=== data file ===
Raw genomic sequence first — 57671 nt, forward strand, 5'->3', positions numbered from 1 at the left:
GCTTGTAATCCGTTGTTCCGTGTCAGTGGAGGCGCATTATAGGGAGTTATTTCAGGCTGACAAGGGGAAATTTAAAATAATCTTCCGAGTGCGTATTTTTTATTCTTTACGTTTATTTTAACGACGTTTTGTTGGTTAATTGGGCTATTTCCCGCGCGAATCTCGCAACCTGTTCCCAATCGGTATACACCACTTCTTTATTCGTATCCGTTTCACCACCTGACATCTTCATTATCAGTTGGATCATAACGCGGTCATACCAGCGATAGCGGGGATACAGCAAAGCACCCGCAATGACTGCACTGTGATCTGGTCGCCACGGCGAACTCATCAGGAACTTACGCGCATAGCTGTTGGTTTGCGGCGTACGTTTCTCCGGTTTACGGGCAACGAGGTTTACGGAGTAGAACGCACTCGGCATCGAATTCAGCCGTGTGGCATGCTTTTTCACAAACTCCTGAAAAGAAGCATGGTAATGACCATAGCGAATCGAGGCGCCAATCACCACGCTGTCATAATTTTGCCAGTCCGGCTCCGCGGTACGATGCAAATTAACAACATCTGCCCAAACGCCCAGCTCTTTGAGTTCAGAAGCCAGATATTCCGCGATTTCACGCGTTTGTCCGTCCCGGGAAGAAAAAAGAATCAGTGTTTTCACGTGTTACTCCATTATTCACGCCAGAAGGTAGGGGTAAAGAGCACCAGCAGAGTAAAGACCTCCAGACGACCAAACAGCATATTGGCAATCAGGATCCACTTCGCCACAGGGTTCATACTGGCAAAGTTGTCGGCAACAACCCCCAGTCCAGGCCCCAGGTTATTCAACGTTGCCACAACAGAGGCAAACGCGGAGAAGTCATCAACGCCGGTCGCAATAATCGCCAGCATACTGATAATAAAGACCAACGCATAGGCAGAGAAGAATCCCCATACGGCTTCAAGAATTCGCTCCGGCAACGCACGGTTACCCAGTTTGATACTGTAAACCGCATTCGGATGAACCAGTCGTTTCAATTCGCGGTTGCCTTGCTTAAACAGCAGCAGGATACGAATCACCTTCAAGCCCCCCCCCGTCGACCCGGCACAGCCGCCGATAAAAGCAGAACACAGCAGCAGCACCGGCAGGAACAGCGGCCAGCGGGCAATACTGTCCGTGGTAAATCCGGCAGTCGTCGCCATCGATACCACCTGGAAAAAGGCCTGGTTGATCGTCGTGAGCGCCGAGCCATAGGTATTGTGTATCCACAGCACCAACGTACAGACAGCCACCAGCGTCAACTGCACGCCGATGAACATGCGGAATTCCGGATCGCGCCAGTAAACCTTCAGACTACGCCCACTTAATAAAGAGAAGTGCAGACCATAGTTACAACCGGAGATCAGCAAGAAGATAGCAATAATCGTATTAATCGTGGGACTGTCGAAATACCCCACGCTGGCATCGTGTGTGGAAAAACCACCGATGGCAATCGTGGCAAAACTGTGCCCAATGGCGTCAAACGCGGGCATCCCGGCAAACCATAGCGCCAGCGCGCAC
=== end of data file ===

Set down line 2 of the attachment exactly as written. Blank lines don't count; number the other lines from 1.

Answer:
GCTTGTAATCCGTTGTTCCGTGTCAGTGGAGGCGCATTATAGGGAGTTATTTCAGGCTGACAAGGGGAAATTTAAAATAATCTTCCGAGTGCGTATTTTTTATTCTTTACGTTTATTTTAACGACGTTTTGTTGGTTAATTGGGCTATTTCCCGCGCGAATCTCGCAACCTGTTCCCAATCGGTATACACCACTTCTTTATTCGTATCCGTTTCACCACCTGACATCTTCATTATCAGTTGGATCATAACGCGGTCATACCAGCGATAGCGGGGATACAGCAAAGCACCCGCAATGACTGCACTGTGATCTGGTCGCCACGGCGAACTCATCAGGAACTTACGCGCATAGCTGTTGGTTTGCGGCGTACGTTTCTCCGGTTTACGGGCAACGAGGTTTACGGAGTAGAACGCACTCGGCATCGAATTCAGCCGTGTGGCATGCTTTTTCACAAACTCCTGAAAAGAAGCATGGTAATGACCATAGCGAATCGAGGCGCCAATCACCACGCTGTCATAATTTTGCCAGTCCGGCTCCGCGGTACGATGCAAATTAACAACATCTGCCCAAACGCCCAGCTCTTTGAGTTCAGAAGCCAGATATTCCGCGATTTCACGCGTTTGTCCGTCCCGGGAAGAAAAAAGAATCAGTGTTTTCACGTGTTACTCCATTATTCACGCCAGAAGGTAGGGGTAAAGAGCACCAGCAGAGTAAAGACCTCCAGACGACCAAACAGCATATTGGCAATCAGGATCCACTTCGCCACAGGGTTCATACTGGCAAAGTTGTCGGCAACAACCCCCAGTCCAGGCCCCAGGTTATTCAACGTTGCCACAACAGAGGCAAACGCGGAGAAGTCATCAACGCCGGTCGCAATAATCGCCAGCATACTGATAATAAAGACCAACGCATAGGCAGAGAAGAATCCCCATACGGCTTCAAGAATTCGCTCCGGCAACGCACGGTTACCCAGTTTGATACTGTAAACCGCATTCGGATGAACCAGTCGTTTCAATTCGCGGTTGCCTTGCTTAAACAGCAGCAGGATACGAATCACCTTCAAGCCCCCCCCCGTCGACCCGGCACAGCCGCCGATAAAAGCAGAACACAGCAGCAGCACCGGCAGGAACAGCGGCCAGCGGGCAATACTGTCCGTGGTAAATCCGGCAGTCGTCGCCATCGATACCACCTGGAAAAAGGCCTGGTTGATCGTCGTGAGCGCCGAGCCATAGGTATTGTGTATCCACAGCACCAACGTACAGACAGCCACCAGCGTCAACTGCACGCCGATGAACATGCGGAATTCCGGATCGCGCCAGTAAACCTTCAGACTACGCCCACTTAATAAAGAGAAGTGCAGACCATAGTTACAACCGGAGATCAGCAAGAAGATAGCAATAATCGTATTAATCGTGGGACTGTCGAAATACCCCACGCTGGCATCGTGTGTGGAAAAACCACCGATGGCAATCGTGGCAAAACTGTGCCCAATGGCGTCAAACGCGGGCATCCCGGCAAACCATAGCGCCAGCGCGCAC